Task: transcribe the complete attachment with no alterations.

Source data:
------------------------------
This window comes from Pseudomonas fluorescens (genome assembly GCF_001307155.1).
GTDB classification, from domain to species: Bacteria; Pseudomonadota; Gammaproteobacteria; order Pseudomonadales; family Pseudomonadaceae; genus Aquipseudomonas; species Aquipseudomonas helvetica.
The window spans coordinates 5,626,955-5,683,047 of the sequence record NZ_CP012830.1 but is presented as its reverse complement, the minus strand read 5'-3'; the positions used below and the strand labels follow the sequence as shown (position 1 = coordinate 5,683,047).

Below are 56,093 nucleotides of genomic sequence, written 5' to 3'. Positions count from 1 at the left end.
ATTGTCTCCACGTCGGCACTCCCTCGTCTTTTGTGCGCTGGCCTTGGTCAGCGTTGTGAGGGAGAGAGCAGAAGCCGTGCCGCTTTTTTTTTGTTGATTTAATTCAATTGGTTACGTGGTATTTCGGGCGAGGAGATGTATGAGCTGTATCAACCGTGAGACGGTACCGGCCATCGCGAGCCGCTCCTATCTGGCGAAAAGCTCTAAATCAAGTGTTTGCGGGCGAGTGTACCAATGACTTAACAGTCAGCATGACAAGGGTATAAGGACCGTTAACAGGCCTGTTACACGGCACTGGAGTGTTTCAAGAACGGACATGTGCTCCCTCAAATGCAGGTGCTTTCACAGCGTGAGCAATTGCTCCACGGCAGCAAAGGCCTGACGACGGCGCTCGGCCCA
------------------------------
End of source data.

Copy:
This window comes from Pseudomonas fluorescens (genome assembly GCF_001307155.1).
GTDB classification, from domain to species: Bacteria; Pseudomonadota; Gammaproteobacteria; order Pseudomonadales; family Pseudomonadaceae; genus Aquipseudomonas; species Aquipseudomonas helvetica.
The window spans coordinates 5,626,955-5,683,047 of the sequence record NZ_CP012830.1 but is presented as its reverse complement, the minus strand read 5'-3'; the positions used below and the strand labels follow the sequence as shown (position 1 = coordinate 5,683,047).

Below are 56,093 nucleotides of genomic sequence, written 5' to 3'. Positions count from 1 at the left end.
ATTGTCTCCACGTCGGCACTCCCTCGTCTTTTGTGCGCTGGCCTTGGTCAGCGTTGTGAGGGAGAGAGCAGAAGCCGTGCCGCTTTTTTTTTGTTGATTTAATTCAATTGGTTACGTGGTATTTCGGGCGAGGAGATGTATGAGCTGTATCAACCGTGAGACGGTACCGGCCATCGCGAGCCGCTCCTATCTGGCGAAAAGCTCTAAATCAAGTGTTTGCGGGCGAGTGTACCAATGACTTAACAGTCAGCATGACAAGGGTATAAGGACCGTTAACAGGCCTGTTACACGGCACTGGAGTGTTTCAAGAACGGACATGTGCTCCCTCAAATGCAGGTGCTTTCACAGCGTGAGCAATTGCTCCACGGCAGCAAAGGCCTGACGACGGCGCTCGGCCCA